Inspired by Chekov’s ‘The Cherry Orchard’, Bonnie Greer takes us to Michigan and ‘The Hotel Cerise’, the almost abandoned getaway for the African-American elite. Relevantly set in our time of turmoil and uncertainty prior to the U.S. election, this show updates a classic and brings ‘The Hotel Cerise’ back to its former jazz days.

With classic jazz standards – sung by the likes of Billie Holliday and Ella Fitzgerald – blasting through the auditorium we are immediately pulled into a memory of the hotel in its former, more glamourous years. Silhouettes of cherry trees and large, glass doors (designed by Ellen Cairns) introduce a feeling of luxury and nostalgia, bringing us back into Anita Mountjoy’s lustful recollection of her childhood. As we learn that the hotel is to be shut down in August, and Anita’s struggling debt becomes increasingly apparent, we tumble through the family turmoil, centred around this ‘cerise’ (cherry in French) hotel.

As with Chekov’s original production, this play focuses on the political state of a country and the effect deeply ingrained hierarchy has on its people. This time, we are in the summer of 2016, with tensions running high as the Presidential debate rumbles on. We witness frequent debates unravelling, surfacing major opinions and issues of the current fight between Hilary Clinton and Donald Trump. There is not only hatred fired towards the Republican party, but also a major fear is voiced – the family is not unaware of the growing possibility of Trump’s election as President. The horrendous recent events of police shooting members of the black community are reflected on and, as the curtain comes down on the first act, we cannot help but be struck by the idea of America “killing Barack Hussein Obama over and over and over again.”

The play continues to be tightly intertwined with Chekov’s original and, although stated that this is not an adaptation, Greer dares not steer too sharply from the original storyline. She creates this play with elegance in her political and social opinions, and despite feeling that there are a few political discussions that could have been extended upon, she grips onto a communal feeling of injustice in the final moments of the second act. Here, we witness some astonishing performances, most notably from Ellen Thomas as Anita, who absorbs us in a cathartic, outpour of the bottled-up tension, trouble and devastation she has experienced. The issue with Greer’s script, however, lies in the complexity and conclusion of each of the characters; in the first act, so much of the focus is on the political state of the country that we lose any relationship with the characters.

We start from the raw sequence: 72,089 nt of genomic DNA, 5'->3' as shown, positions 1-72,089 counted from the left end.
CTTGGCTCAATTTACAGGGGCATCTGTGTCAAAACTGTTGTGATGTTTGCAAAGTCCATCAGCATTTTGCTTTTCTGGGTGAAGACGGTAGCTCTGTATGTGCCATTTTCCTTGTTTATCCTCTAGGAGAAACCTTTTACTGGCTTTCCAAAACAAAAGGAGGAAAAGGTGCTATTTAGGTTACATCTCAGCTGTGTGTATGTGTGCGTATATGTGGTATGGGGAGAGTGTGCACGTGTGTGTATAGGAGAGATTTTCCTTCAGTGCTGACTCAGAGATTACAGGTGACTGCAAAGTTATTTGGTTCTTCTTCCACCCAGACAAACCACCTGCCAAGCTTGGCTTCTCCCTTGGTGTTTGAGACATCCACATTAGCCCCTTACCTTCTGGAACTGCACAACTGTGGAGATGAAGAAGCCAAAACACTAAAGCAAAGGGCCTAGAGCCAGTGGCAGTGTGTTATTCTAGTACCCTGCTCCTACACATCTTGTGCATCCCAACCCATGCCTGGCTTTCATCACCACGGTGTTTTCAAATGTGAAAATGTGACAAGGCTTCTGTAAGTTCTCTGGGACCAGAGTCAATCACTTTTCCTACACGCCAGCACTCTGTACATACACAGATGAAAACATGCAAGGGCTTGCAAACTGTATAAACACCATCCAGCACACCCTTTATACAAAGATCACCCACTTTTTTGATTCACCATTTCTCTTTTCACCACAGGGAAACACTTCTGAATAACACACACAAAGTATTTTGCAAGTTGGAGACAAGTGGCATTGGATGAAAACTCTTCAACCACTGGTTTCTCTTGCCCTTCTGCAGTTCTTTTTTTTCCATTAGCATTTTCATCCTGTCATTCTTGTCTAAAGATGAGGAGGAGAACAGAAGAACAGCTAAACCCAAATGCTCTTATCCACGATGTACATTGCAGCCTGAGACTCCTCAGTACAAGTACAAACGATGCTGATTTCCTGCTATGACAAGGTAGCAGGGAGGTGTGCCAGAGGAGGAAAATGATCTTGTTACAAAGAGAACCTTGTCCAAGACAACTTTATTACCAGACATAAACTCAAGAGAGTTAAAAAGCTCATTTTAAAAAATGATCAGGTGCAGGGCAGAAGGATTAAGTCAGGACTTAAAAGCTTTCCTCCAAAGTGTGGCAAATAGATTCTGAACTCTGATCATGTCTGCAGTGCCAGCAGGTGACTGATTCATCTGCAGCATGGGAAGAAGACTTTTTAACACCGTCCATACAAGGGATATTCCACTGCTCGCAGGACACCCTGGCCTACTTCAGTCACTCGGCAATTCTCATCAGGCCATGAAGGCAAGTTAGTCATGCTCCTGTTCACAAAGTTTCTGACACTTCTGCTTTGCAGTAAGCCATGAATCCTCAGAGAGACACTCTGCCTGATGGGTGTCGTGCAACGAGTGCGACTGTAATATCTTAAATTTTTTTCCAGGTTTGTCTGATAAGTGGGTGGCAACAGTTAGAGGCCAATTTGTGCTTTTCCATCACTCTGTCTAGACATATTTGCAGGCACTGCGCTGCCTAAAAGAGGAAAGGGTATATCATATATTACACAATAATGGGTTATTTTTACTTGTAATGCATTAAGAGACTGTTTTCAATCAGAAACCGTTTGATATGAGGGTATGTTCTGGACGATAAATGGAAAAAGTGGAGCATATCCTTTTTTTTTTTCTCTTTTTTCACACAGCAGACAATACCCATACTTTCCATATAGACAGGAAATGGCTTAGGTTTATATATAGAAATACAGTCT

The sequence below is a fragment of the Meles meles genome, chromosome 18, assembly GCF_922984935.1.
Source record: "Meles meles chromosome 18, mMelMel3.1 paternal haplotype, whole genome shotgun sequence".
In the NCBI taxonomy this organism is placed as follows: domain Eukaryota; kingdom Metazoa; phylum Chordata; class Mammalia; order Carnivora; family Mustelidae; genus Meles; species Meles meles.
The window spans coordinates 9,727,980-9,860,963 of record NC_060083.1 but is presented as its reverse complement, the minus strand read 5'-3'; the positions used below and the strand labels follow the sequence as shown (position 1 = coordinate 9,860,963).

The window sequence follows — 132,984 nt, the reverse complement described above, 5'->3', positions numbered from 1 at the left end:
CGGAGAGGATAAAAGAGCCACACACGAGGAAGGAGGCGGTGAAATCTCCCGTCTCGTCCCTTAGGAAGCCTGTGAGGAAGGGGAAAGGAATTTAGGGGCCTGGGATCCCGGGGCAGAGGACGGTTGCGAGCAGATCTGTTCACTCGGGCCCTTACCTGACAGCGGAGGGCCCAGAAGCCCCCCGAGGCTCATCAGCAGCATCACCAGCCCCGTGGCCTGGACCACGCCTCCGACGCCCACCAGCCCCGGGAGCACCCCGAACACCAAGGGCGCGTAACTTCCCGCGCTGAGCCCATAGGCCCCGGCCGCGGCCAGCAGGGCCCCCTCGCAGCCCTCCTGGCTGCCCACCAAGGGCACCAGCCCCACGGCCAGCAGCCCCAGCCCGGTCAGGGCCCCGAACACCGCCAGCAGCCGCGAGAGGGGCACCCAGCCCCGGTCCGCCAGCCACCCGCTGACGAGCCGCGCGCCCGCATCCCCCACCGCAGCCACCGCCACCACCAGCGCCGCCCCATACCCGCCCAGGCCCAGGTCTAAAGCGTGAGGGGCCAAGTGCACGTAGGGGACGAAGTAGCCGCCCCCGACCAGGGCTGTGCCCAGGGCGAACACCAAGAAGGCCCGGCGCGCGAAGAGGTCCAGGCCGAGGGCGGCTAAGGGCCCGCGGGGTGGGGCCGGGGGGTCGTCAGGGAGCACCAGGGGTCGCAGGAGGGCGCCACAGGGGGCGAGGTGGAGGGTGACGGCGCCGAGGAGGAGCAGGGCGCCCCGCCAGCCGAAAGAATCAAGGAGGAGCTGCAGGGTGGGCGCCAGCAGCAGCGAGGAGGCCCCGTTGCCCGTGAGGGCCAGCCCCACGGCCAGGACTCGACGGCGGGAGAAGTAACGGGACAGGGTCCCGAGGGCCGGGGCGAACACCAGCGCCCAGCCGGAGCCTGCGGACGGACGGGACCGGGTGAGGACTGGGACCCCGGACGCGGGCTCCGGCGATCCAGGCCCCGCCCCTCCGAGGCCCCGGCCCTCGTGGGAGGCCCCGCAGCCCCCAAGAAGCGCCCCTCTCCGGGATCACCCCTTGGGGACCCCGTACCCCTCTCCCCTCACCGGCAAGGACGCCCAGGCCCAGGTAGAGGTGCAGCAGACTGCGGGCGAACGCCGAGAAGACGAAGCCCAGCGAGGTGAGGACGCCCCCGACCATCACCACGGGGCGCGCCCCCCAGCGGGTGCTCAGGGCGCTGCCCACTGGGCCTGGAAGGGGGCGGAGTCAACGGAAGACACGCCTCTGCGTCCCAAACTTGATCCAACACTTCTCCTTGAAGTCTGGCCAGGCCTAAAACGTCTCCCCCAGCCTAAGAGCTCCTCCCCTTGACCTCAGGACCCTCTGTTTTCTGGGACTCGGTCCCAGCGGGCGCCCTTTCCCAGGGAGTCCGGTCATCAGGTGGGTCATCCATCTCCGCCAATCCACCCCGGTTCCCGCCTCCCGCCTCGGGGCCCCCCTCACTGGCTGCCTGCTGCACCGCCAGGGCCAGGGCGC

There are moments throughout the production where I question director Femi Elufowoju’s incorporation of modern movement and dance; it was neither effective or damaging to the production. However, the rest of the production was slick and gave subtle gestures to Chekov’s original play.

‘The Hotel Cerise’ is an intriguing and important production, inspired by ‘The Cherry Orchard’. It brings another outlook to the Trump vs. Clinton debate that a British audience may not have considered, while not excluding us from Chekov’s artistry. Bonnie Greer has seen a way to reinvent the classics that I have not witnessed before, and I hope she continues to do so, in turn stretching what we believe the classics should do.

The Hotel Cerise is playing Theatre Royal Stratford East until November 12.

Photo: Stephen Cummiskey